• The possibility that LUT supplementation results in the accumulation of xanthophylls in ocular tissues was not examined, but is probable based on human studies.
  • Lutein has been prescribed for many years by both MD and DVM ophthalmologists.
  • Recovery of electroretinographic function in dogs with PRA has been demonstrated following nutritional supplementation; these findings suggest that the progression of canine PRA is inhibited by antioxidant supplementation, including lutein and zeathanthin. Umeda Y, Maehara S, Wakaiki S, Tsuzuki K, Yamashita K, Izumisawa Y, Itoh N. Electroretinographic evaluation of supplementation including lutein for canine progressive retinal atrophy. 2004 Procedings Notes, ACVO 35th Annual Conference. 2004;84.
  • Ocu-GLO™ contains a patented pharmaceutical-grade lutein, LipoLut®, which is a natural bioavailable form of carotenoids.


4. Omega-3 fatty acids

  • Found in fish oils, flaxseeds, pumpkin seeds, and green leafy vegetables
  • Feeding preformed dietary n-3 long chain PUFAs (polyunsaturated fatty acids), such as fish oils, is a more efficient way to enrich diets with DHA than flaxseed oil.
  • Puppies fed diets high in omega-rich fish oils had improved visual performance as evidenced by increased rod response using electroretinography to measure retinal function.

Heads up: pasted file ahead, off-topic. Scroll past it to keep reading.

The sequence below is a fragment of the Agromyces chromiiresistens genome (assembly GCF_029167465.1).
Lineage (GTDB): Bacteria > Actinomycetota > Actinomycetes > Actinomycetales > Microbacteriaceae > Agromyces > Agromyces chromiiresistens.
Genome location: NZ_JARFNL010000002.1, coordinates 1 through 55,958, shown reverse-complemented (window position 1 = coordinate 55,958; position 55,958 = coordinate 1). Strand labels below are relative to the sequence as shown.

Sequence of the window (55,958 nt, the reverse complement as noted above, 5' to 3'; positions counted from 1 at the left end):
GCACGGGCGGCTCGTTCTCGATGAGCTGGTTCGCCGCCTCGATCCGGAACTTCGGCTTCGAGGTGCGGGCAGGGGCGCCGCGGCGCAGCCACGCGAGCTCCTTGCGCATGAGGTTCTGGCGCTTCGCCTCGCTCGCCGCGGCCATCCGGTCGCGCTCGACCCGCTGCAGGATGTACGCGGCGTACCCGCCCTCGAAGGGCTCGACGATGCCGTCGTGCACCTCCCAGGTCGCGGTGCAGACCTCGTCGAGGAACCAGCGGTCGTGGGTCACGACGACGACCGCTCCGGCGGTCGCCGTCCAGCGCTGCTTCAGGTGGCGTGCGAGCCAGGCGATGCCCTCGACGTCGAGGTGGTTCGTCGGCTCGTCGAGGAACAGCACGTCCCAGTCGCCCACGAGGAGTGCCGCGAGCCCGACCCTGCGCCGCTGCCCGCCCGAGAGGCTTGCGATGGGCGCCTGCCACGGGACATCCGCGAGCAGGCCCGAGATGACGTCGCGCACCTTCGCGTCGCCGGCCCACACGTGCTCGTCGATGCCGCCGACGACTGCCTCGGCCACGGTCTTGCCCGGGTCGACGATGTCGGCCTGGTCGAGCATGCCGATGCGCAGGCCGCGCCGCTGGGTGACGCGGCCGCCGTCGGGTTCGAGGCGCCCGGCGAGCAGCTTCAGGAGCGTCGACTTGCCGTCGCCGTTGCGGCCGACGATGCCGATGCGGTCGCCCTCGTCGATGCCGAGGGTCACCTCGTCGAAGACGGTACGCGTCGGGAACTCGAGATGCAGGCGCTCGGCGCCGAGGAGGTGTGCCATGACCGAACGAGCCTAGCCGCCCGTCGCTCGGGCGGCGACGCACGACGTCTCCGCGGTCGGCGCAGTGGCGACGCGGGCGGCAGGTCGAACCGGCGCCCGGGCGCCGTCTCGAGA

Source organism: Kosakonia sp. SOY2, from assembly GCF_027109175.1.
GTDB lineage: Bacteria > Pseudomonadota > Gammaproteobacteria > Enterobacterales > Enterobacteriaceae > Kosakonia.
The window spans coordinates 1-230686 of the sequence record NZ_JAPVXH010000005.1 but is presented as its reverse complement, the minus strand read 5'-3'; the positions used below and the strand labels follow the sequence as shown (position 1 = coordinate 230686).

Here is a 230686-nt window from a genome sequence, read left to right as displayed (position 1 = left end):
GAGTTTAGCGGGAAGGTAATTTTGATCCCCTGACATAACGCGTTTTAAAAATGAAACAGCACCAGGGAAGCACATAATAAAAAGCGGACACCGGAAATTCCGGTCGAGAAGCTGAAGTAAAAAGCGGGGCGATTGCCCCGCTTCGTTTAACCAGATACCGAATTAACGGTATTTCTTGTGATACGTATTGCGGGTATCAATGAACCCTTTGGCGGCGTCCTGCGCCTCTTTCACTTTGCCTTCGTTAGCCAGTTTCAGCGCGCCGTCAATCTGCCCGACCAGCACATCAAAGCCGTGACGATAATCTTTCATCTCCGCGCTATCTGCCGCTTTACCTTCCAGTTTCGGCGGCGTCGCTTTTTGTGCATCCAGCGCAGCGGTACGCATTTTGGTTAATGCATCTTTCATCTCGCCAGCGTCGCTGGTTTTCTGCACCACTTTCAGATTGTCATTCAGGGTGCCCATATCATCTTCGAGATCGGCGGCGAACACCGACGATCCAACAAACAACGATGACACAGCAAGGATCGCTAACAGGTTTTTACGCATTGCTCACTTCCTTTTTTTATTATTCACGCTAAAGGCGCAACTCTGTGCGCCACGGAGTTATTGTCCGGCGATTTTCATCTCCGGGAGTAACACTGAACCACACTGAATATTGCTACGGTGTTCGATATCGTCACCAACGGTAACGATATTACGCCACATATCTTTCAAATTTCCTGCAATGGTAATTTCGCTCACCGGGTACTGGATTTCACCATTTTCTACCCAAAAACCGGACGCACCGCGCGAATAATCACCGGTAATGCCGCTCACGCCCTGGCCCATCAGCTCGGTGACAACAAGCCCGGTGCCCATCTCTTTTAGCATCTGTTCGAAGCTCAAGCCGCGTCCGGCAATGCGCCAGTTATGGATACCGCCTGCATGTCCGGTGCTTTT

• A review of the human literature that evaluated evidence for effectiveness of omega-3 fatty acids in preventing the development or progression of retinitis pigmentosa found positive trends in clinical improvement.
  • Research has also demonstrated the efficacy of omega-3 fatty acids for humans in preventing ARMD from progressing to its advanced form.[16]
  • Omega-3 fatty acids may protect the vascular and neural retina against inflammatory-, light-, ischemia-, oxygen-, and age-related pathology.[17]
  • Omega-3 fatty acids have also been shown to be beneficial for the prevention of cataract in humans.[18]


5. Vitamin C

  • Vitamin C is a hydrophilic molecule that scavenges free radicals and it is found in citrus fruits, tomatoes, potatoes, cabbage, and green peppers.
  • It is the strongest physiological antioxidant acting in the host’s aqueous environment.[19]
  • Vitamin C is found in the lens and in the aqueous humor of most species, including dogs, cats, humans, and cattle.[20]
  • Vitamin C’s function relates to the redox reactions and is coupled to glutathione metabolism.
  • Vitamin C protects against various types of cataracts.[21, 22]
  • In humans, Vitamin C concentrations decrease with age and more so in patients with senile cataract.[23]